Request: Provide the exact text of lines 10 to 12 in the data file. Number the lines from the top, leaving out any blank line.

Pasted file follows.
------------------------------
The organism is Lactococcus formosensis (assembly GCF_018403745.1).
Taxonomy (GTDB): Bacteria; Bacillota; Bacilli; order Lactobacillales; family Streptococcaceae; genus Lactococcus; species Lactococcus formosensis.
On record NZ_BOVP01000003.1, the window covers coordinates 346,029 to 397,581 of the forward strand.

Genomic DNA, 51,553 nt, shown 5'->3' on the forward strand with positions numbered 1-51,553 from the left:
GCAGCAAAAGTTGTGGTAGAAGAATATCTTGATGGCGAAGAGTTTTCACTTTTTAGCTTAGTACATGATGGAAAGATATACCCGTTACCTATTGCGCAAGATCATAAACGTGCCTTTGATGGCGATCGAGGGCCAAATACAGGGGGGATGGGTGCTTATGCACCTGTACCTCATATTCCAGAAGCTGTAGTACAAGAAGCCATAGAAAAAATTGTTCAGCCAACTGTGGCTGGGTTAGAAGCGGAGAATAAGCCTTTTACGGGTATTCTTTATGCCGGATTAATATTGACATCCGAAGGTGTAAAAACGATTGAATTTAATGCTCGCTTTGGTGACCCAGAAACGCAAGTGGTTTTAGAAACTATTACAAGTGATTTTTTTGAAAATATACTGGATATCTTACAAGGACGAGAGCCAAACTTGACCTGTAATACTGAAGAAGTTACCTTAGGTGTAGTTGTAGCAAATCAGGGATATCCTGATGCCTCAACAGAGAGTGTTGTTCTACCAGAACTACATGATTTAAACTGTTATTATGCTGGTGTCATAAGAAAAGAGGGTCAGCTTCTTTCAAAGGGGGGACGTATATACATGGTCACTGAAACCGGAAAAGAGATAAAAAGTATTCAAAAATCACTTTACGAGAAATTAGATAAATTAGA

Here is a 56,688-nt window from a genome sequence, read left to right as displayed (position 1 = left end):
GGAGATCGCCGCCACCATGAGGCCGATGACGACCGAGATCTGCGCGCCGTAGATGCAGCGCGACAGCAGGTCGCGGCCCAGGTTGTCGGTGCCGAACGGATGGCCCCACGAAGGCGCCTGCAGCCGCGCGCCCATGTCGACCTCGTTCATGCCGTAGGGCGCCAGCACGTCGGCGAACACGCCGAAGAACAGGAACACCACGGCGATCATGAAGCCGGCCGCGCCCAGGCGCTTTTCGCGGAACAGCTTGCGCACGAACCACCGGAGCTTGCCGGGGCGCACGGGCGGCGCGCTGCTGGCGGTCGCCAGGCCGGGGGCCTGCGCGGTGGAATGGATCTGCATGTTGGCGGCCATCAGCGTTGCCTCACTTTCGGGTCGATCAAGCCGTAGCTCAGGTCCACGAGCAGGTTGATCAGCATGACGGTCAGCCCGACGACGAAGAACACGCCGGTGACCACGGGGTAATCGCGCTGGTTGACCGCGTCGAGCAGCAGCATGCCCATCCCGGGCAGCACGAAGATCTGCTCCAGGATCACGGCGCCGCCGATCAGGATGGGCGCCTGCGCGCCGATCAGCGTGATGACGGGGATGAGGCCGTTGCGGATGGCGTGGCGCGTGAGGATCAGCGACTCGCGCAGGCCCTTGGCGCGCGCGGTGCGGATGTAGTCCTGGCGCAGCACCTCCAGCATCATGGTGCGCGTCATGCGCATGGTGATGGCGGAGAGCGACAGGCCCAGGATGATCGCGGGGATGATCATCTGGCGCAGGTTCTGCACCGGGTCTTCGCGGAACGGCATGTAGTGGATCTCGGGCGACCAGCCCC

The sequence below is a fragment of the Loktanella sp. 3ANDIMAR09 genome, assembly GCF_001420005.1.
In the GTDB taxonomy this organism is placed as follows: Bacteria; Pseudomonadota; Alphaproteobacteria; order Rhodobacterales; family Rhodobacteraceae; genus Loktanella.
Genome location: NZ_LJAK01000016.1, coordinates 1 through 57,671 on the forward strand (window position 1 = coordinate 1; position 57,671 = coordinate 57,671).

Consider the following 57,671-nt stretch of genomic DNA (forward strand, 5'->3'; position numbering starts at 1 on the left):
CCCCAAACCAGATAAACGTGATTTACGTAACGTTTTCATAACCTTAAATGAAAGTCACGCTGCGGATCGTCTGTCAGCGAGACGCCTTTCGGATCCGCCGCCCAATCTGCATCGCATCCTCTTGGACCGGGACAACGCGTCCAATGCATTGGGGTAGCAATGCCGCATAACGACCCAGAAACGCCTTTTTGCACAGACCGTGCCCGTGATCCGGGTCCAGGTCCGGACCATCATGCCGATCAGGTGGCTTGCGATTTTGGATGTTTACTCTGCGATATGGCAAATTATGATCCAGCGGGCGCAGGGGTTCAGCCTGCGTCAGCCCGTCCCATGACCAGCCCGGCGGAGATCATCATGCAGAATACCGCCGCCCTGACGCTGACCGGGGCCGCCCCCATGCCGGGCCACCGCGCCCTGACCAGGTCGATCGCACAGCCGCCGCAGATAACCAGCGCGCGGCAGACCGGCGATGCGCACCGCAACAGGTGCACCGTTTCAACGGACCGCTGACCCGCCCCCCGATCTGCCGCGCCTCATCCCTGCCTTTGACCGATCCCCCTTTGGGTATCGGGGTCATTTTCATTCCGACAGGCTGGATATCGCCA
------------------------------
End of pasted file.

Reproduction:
Genome location: NZ_LJAK01000016.1, coordinates 1 through 57,671 on the forward strand (window position 1 = coordinate 1; position 57,671 = coordinate 57,671).

Consider the following 57,671-nt stretch of genomic DNA (forward strand, 5'->3'; position numbering starts at 1 on the left):
CCCCAAACCAGATAAACGTGATTTACGTAACGTTTTCATAACCTTAAATGAAAGTCACGCTGCGGATCGTCTGTCAGCGAGACGCCTTTCGGATCCGCCGCCCAATCTGCATCGCATCCTCTTGGACCGGGACAACGCGTCCAATGCATTGGGGTAGCAATGCCGCATAACGACCCAGAAACGCCTTTTTGCACAGACCGTGCCCGTGATCCGGGTCCAGGTCCGGACCATCATGCCGATCAGGTGGCTTGCGATTTTGGATGTTTACTCTGCGATATGGCAAATTATGATCCAGCGGGCGCAGGGGTTCAGCCTGCGTCAGCCCGTCCCATGACCAGCCCGGCGGAGATCATCATGCAGAATACCGCCGCCCTGACGCTGACCGGGGCCGCCCCCATGCCGGGCCACCGCGCCCTGACCAGGTCGATCGCACAGCCGCCGCAGATAACCAGCGCGCGGCAGACCGGCGATGCGCACCGCAACAGGTGCACCGTTTCAACGGACCGCTGACCCGCCCCCCGATCTGCCGCGCCTCATCCCTGCCTTTGACCGATCCCCCTTTGGGTATCGGGGTCATTTTCATTCCGACAGGCTGGATATCGCCA